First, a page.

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 The Narcissistic Parent

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Narcissists make deplorably bad parents. They are too focused on themselves to find children anything but an annoyance or a way to increase admiration and power. Many narcissists become parents either by accident or for some ill-thought out self-serving purpose.

Narcissists have two faces -- the one they wear in public, and the one they wear at home. Only those close to the narcissist have any idea there is more than one face. And the narcissist's children know best of all, because children - those who have the least power - are the ones the narcissist allows him or herself to be the least guarded around. A frequent frustration of children of narcissists is that everyone else thinks their mother or father is the most wonderful person ever, while at home their children suffer in silence with their parent's tantrums, disinterest and put-downs -- this is clearly NOT the most wonderful person if you truly know them -- not even close.

Narcissistic parents view and treat their children only as extensions or reflections of themselves. They see their children the way an advertiser sees a sign by the side of the road - as something to put their name on and use to build themselves up, or as something someone else is responsible for that they can ignore if they aren't interested.
 

Some narcissistic parents are controlling and engulf their children. Others simply ignore their children and wish they would go away. However, all narcissistic parents fail to treat their children as authentic individuals who have their own unique characteristics and needs. Narcissists treat their children as mere blank screens for projecting their own internal "movies" onto.

 

There are narcissistic parents who deny their children's existence by insisting their children be and do what THEY want, and there are those who deny their children's existence by simply ignoring their children altogether. (Many narcissistic parents do both alternately, depending on which circumstances serve them best.)  

 

Because narcissists' families are centered around the whims and wishes of a truly self-centered parent, they are highly dysfunctional and do not allow children to question the parent or express their needs. Most narcissists treat their children badly in a few key ways -- emotional abuse, excessive parental control and parental neglect are all typical of narcissistic parents.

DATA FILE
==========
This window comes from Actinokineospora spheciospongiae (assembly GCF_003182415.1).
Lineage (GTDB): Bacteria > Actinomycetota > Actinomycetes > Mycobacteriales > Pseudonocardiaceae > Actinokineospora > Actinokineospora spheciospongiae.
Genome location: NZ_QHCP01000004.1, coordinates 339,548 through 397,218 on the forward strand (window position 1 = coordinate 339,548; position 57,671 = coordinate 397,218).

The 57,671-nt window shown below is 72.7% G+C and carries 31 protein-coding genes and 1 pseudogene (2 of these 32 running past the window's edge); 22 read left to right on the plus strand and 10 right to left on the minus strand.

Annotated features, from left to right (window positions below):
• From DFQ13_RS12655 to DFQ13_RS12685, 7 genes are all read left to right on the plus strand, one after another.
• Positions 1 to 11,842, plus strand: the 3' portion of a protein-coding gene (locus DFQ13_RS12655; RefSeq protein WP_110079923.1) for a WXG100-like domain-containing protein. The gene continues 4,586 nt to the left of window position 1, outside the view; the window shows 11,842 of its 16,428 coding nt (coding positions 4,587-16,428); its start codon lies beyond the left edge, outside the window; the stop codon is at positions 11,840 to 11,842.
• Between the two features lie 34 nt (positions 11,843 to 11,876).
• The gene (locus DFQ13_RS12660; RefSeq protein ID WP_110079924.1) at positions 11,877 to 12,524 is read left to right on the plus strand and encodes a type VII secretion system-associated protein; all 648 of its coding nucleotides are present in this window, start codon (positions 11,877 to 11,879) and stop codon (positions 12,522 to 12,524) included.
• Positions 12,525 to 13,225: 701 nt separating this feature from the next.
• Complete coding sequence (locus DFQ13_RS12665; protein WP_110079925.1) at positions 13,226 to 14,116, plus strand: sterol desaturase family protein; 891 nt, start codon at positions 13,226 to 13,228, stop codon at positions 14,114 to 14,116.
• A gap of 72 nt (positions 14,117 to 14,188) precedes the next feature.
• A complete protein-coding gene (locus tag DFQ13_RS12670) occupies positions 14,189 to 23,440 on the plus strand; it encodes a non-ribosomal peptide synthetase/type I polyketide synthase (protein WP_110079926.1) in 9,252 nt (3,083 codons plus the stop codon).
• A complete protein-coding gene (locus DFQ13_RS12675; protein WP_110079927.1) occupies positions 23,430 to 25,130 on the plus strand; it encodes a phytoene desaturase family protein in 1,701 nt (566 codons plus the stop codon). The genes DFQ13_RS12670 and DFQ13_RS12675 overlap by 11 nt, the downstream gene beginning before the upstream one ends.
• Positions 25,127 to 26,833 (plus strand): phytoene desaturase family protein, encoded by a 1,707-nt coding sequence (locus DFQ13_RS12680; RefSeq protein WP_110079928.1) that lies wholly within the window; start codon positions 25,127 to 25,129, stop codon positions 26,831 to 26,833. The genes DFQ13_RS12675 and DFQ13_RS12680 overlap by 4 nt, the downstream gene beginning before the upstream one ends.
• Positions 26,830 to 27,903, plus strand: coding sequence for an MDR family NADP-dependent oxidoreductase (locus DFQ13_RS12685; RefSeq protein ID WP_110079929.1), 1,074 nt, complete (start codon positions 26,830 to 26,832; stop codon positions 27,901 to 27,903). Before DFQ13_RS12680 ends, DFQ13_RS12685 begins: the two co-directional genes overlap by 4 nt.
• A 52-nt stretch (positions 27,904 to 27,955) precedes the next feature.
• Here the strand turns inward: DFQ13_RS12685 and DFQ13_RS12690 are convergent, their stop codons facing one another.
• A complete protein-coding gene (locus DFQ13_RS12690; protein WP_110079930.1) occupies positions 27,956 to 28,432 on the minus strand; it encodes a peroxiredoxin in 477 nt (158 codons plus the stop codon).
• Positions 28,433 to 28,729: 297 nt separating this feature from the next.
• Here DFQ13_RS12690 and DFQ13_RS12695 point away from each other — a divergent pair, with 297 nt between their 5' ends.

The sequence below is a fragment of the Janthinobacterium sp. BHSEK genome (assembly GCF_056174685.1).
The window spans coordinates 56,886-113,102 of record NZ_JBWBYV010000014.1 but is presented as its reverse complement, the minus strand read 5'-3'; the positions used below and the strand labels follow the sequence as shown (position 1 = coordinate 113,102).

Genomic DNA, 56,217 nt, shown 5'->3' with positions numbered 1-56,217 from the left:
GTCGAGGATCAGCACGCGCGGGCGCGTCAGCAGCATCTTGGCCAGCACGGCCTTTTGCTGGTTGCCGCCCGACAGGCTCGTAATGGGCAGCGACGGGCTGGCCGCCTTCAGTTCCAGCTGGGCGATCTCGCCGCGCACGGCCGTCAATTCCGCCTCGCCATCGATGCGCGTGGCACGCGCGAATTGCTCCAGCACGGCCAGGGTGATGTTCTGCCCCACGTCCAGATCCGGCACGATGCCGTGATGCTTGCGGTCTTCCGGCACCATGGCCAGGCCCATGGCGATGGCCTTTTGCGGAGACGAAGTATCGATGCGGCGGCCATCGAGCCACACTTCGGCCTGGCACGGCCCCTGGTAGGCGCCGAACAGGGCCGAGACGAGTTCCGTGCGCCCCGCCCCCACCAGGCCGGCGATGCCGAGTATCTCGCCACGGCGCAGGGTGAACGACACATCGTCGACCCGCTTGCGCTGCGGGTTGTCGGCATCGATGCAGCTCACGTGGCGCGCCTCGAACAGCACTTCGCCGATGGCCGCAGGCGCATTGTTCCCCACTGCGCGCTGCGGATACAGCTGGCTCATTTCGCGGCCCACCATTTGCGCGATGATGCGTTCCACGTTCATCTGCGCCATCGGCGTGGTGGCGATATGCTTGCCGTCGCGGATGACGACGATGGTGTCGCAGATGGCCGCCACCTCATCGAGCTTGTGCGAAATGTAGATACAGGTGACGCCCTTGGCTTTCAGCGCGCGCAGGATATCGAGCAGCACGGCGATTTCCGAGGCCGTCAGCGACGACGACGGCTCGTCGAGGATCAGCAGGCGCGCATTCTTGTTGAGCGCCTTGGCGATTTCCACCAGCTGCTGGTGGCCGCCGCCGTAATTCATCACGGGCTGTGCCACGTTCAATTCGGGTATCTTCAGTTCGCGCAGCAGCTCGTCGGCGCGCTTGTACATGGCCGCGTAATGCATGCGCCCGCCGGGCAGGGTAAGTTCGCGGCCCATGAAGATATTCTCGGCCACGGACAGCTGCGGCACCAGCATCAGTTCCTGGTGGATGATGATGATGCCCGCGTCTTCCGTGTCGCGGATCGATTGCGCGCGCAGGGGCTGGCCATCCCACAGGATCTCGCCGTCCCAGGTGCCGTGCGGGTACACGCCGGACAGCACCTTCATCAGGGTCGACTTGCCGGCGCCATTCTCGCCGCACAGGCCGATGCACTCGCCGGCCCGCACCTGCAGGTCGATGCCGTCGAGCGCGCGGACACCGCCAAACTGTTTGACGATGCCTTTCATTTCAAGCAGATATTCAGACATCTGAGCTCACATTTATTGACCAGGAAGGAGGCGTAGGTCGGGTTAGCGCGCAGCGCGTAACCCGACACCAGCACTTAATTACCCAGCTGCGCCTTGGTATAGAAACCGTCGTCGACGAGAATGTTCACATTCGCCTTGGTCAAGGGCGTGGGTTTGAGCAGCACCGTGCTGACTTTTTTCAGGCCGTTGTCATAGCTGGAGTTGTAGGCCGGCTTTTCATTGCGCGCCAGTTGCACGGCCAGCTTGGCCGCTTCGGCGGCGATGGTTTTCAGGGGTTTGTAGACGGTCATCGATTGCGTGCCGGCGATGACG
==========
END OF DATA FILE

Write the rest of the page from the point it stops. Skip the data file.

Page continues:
Narcissists cannot see their actual children and do not accept their needs.
The narcissistic father who looks at his son and sees not an active, athletic little boy who is brilliantly gifted in sports and outdoor activities who needs more playtime, but an inanimate lump of clay he will shape into a doctor to brag about is just one of many examples of narcissistic parenting. (The reverse is often true as well; whatever the parent values takes priority.) The narcissistic mother who criticizes and hides behind a veneer of martyrdom when her child needs her support is another common manifestation of a narcissistic parent.
 
Narcissists typically treat their children as if they're not good enough, and yet when the child does do well, the parent will either ignore and deny the event or take all the credit for it. (A common exception to the general rule of being treated as inferior is the treatment of the family "golden child", whom the narcissistic parent will treat as exceptional, superior and entitled.)

It's not uncommon for narcissists to be somewhat more agreeable as parents when their children are younger and easier to control. Many children of narcissistic parents report that their parents weren't as emotionally abusive when the children were young preschoolers  - or were pre-adolescents. Some narcissists pay plenty of attention to small children, who make excellent captive audiences that narcissists find fun to impress and manipulate, only to completely turn away from (or turn against) those same children in later years. However, some narcissists dislike all children on the whole and have no interest in them at any age. To these narcissists, all children are viewed as nothing but an annoyance.
 
Narcissists don't like to be questioned and don't want to deal with children who can stand up for themselves. It's common for some narcissistic parents to become more abusive toward their children when the children reach the age of reason (about 7 years old) or when the children enter into puberty, which many of these parents find very psychologically threatening. 

Adult children of narcissists typically describe their parents as mean, phony, self-absorbed, judgmental, dishonest, immature and manipulative. Click here for more...

 

 

   

 


 

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